One of Walsh's brows rises slowly. "See, the boys in Humanis need guns as much as anyone else. I'm a businessman, first an' foremost. Just because I'm willin' t'play both sides doesn't make me a bad man, it just makes me one of loose moral value. Frankly I'm surprised I didn't start doin' it sooner. Did'ja hear 'bout the shootout on the night'f the riots?"

Walsh leans to the side subtly, angling his head in the opposite direction. "Some Triad slants got in a bullet-flinger with me an' a friend. Now admittedly I didn't mean t'be in the crossfire, but lordy were those my guns they were packin'? They sure were. I say, what's good for my business is bloodshed. If I kill a few'v you in the process… so be it."

Walsh's brows furrow together, creasing deep wrinkles across his forehead. "Humanis asked me t'do some errands, I do in order t'keep business goin' good. An' in turn they keep the heat off me, ah— well— reasonably. Only reason I ain't dead or in cuffs right now is because they look out for their own." Though how much the upper echelon of Humanis First would appreciate to know that Walsh is arming Evolved rebels is a matter of uncertain outcome.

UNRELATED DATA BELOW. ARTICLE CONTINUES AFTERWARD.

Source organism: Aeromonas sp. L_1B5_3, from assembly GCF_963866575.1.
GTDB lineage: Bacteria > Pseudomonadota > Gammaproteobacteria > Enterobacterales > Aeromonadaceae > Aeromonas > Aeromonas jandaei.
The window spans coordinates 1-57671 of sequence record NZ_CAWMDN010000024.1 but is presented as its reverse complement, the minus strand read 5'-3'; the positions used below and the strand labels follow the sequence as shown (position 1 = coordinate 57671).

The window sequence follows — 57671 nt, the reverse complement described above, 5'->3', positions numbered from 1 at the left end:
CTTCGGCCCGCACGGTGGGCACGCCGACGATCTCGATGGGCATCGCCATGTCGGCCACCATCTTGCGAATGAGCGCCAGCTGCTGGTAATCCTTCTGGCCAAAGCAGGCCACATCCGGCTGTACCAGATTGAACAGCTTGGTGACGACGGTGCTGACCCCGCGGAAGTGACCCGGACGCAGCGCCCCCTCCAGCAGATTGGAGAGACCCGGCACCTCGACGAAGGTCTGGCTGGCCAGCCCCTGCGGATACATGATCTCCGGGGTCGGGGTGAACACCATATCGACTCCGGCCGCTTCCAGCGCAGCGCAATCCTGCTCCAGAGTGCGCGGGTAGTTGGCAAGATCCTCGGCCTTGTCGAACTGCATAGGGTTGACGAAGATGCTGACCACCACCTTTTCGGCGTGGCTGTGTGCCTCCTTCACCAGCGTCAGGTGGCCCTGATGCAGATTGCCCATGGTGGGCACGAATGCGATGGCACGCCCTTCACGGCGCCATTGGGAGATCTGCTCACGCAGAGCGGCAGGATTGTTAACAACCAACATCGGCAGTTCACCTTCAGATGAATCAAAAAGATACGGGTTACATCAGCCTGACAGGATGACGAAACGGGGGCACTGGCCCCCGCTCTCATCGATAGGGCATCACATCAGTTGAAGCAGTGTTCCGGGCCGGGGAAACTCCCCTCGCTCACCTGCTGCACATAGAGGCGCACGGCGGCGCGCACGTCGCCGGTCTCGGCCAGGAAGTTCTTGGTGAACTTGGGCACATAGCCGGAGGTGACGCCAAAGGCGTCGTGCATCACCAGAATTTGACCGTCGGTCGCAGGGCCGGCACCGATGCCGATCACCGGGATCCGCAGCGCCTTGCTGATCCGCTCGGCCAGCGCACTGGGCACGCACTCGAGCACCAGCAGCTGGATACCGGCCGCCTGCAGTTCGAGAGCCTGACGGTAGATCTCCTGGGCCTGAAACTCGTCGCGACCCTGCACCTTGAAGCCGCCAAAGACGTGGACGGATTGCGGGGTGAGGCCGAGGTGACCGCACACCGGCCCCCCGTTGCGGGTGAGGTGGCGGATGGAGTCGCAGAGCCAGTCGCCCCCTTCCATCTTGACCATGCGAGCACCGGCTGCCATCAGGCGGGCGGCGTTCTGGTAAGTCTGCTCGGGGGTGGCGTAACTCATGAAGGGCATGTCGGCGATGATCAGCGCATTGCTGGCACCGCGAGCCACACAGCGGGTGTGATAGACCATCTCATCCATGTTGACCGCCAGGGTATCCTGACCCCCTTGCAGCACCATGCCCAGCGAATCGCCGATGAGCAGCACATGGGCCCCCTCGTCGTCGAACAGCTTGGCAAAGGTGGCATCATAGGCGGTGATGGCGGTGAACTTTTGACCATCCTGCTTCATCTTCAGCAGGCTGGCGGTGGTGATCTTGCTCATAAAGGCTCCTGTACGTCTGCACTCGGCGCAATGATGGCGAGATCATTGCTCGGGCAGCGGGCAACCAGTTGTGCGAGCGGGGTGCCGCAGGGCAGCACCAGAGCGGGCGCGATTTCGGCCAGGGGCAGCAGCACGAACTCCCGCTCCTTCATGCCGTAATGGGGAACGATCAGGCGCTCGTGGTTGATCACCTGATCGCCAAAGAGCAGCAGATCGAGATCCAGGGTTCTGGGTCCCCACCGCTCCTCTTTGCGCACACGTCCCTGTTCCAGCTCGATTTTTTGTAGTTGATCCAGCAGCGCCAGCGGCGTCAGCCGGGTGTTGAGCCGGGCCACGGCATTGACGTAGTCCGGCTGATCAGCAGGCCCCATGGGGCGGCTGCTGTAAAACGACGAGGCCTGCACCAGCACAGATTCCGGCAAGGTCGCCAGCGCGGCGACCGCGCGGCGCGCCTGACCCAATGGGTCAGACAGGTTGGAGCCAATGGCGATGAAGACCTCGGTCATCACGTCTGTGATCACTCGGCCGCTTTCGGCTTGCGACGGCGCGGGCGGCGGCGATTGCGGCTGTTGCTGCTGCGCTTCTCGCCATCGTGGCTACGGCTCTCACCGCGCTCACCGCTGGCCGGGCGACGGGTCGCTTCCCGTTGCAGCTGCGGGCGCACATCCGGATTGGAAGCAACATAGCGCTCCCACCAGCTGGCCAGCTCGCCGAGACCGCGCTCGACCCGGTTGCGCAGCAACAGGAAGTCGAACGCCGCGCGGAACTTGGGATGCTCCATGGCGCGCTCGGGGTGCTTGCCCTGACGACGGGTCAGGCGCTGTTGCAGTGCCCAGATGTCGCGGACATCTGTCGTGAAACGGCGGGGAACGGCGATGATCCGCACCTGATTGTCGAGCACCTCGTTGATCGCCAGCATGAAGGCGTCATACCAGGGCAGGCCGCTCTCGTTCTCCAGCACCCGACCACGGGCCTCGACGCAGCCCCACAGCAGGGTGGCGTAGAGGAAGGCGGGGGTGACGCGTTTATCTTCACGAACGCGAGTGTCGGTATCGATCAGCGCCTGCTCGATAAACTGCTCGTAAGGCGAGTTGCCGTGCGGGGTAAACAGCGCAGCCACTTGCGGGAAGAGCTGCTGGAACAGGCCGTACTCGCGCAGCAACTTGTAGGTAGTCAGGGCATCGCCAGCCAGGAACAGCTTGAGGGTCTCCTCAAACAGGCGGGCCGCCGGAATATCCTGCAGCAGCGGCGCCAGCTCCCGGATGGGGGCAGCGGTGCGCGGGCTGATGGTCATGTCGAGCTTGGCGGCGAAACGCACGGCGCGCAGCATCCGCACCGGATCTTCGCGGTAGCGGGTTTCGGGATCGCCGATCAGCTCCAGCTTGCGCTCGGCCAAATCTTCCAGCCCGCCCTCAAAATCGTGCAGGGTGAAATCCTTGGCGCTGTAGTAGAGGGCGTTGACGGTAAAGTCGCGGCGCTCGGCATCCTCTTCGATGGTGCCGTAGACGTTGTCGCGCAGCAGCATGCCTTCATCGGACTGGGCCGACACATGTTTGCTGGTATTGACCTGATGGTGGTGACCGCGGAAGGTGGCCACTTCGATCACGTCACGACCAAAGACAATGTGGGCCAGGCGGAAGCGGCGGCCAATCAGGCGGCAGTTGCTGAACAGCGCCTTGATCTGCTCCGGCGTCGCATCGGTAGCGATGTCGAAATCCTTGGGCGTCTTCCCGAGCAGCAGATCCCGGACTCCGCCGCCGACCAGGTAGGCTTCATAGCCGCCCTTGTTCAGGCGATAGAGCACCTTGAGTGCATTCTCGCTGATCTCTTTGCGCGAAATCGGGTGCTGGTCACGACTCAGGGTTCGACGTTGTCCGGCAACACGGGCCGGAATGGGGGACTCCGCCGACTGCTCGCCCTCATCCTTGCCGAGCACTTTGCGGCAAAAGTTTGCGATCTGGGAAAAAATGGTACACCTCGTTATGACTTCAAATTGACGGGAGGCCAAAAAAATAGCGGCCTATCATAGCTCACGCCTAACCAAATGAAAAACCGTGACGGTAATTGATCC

Consideration makes Eileen's eyes as misty as the fog drifting around them. Crystalline flakes of snow glitter on the pale surface of her skin and the darker wool of her coat. When she breathes, warm air leaves her nose and mouth as a fine silver vapour, and if it wasn't for the flush of colour the cold adds to her cheeks, she could be mistaken for one of the few Walsh has killed in the process.

He talks enough for both of them, and she has no guilt about responding curtly, clipped and succinct. "I'd like to see what you've got left before I make any decisions about whether or not I'm willing to continue doing business," she says. "That includes your personnel as well as any guns and ammunitions you have in your possession. I'm sure you understand why a copy of your inventory isn't acceptable and that we'll need to arrange an actual viewing."